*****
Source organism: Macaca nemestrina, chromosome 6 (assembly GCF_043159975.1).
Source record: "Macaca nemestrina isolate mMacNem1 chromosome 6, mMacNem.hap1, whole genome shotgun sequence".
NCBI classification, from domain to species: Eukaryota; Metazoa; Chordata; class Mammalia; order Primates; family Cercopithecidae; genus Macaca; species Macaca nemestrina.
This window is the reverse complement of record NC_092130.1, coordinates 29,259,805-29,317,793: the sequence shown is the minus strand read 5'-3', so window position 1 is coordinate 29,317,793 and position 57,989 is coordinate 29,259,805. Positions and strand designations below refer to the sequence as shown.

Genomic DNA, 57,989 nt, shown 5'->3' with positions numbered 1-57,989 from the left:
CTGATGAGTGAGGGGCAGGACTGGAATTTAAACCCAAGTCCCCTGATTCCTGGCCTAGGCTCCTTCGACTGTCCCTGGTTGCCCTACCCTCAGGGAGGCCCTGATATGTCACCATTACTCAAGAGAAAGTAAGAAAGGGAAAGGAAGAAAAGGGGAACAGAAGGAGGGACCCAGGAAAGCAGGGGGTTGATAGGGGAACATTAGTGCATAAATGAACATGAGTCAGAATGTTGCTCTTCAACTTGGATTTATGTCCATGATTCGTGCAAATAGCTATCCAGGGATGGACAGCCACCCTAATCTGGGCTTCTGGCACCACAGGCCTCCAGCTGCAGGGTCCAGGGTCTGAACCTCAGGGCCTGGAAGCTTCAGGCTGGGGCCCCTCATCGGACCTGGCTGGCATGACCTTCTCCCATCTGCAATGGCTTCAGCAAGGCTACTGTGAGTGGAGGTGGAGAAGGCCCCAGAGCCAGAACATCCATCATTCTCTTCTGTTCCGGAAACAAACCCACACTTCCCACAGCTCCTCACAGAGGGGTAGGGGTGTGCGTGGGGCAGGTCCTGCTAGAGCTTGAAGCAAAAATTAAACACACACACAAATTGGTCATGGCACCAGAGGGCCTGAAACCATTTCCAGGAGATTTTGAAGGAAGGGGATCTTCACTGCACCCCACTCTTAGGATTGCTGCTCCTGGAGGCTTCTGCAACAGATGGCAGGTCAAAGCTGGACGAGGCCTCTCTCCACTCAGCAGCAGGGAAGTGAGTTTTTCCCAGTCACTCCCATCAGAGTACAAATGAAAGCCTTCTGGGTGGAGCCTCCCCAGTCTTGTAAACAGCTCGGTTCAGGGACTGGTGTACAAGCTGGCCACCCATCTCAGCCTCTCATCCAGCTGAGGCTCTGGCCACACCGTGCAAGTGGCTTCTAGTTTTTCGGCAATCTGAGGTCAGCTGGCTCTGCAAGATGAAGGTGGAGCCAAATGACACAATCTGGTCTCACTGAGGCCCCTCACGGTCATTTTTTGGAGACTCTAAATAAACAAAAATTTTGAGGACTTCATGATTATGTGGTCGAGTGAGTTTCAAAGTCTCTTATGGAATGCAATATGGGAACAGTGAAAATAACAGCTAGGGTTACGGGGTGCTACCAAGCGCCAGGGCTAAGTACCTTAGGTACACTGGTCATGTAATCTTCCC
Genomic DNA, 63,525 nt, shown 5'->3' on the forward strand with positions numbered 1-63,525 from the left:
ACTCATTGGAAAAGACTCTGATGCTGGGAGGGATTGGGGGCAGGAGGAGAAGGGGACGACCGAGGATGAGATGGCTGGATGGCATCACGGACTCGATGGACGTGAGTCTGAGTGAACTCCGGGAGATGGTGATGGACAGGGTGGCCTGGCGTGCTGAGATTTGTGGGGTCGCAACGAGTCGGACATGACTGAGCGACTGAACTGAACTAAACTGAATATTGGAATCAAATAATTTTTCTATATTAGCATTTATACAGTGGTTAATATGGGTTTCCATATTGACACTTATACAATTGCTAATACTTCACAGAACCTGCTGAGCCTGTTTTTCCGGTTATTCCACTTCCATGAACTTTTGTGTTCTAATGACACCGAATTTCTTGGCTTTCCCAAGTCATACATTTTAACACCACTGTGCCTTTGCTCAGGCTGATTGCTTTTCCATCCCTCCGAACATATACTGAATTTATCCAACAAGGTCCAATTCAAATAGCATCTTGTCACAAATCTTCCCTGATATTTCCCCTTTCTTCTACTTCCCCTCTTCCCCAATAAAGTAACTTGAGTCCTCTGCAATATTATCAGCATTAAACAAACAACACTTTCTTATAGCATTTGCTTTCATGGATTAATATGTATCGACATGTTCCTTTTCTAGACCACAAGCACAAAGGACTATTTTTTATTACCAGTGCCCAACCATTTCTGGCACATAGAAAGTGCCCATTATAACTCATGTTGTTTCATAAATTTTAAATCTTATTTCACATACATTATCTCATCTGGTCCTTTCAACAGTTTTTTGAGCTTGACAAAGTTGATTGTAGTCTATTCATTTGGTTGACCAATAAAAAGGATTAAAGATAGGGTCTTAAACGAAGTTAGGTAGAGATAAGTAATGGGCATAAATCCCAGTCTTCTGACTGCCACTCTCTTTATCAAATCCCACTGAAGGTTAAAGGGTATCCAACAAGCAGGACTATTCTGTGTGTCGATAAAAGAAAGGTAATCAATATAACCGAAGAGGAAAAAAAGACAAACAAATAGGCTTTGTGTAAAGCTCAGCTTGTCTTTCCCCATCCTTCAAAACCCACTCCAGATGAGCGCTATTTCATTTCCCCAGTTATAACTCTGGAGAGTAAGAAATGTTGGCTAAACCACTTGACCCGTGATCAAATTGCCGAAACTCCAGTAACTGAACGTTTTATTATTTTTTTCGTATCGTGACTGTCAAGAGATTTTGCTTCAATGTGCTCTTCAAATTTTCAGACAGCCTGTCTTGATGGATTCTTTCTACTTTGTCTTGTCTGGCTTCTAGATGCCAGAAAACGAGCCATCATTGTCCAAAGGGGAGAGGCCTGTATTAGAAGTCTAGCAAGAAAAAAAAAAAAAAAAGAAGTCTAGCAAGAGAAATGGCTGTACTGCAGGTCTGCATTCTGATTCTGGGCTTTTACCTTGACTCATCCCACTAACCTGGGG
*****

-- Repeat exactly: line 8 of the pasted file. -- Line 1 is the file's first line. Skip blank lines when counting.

ACTCATTGGAAAAGACTCTGATGCTGGGAGGGATTGGGGGCAGGAGGAGAAGGGGACGACCGAGGATGAGATGGCTGGATGGCATCACGGACTCGATGGACGTGAGTCTGAGTGAACTCCGGGAGATGGTGATGGACAGGGTGGCCTGGCGTGCTGAGATTTGTGGGGTCGCAACGAGTCGGACATGACTGAGCGACTGAACTGAACTAAACTGAATATTGGAATCAAATAATTTTTCTATATTAGCATTTATACAGTGGTTAATATGGGTTTCCATATTGACACTTATACAATTGCTAATACTTCACAGAACCTGCTGAGCCTGTTTTTCCGGTTATTCCACTTCCATGAACTTTTGTGTTCTAATGACACCGAATTTCTTGGCTTTCCCAAGTCATACATTTTAACACCACTGTGCCTTTGCTCAGGCTGATTGCTTTTCCATCCCTCCGAACATATACTGAATTTATCCAACAAGGTCCAATTCAAATAGCATCTTGTCACAAATCTTCCCTGATATTTCCCCTTTCTTCTACTTCCCCTCTTCCCCAATAAAGTAACTTGAGTCCTCTGCAATATTATCAGCATTAAACAAACAACACTTTCTTATAGCATTTGCTTTCATGGATTAATATGTATCGACATGTTCCTTTTCTAGACCACAAGCACAAAGGACTATTTTTTATTACCAGTGCCCAACCATTTCTGGCACATAGAAAGTGCCCATTATAACTCATGTTGTTTCATAAATTTTAAATCTTATTTCACATACATTATCTCATCTGGTCCTTTCAACAGTTTTTTGAGCTTGACAAAGTTGATTGTAGTCTATTCATTTGGTTGACCAATAAAAAGGATTAAAGATAGGGTCTTAAACGAAGTTAGGTAGAGATAAGTAATGGGCATAAATCCCAGTCTTCTGACTGCCACTCTCTTTATCAAATCCCACTGAAGGTTAAAGGGTATCCAACAAGCAGGACTATTCTGTGTGTCGATAAAAGAAAGGTAATCAATATAACCGAAGAGGAAAAAAAGACAAACAAATAGGCTTTGTGTAAAGCTCAGCTTGTCTTTCCCCATCCTTCAAAACCCACTCCAGATGAGCGCTATTTCATTTCCCCAGTTATAACTCTGGAGAGTAAGAAATGTTGGCTAAACCACTTGACCCGTGATCAAATTGCCGAAACTCCAGTAACTGAACGTTTTATTATTTTTTTCGTATCGTGACTGTCAAGAGATTTTGCTTCAATGTGCTCTTCAAATTTTCAGACAGCCTGTCTTGATGGATTCTTTCTACTTTGTCTTGTCTGGCTTCTAGATGCCAGAAAACGAGCCATCATTGTCCAAAGGGGAGAGGCCTGTATTAGAAGTCTAGCAAGAAAAAAAAAAAAAAAAGAAGTCTAGCAAGAGAAATGGCTGTACTGCAGGTCTGCATTCTGATTCTGGGCTTTTACCTTGACTCATCCCACTAACCTGGGG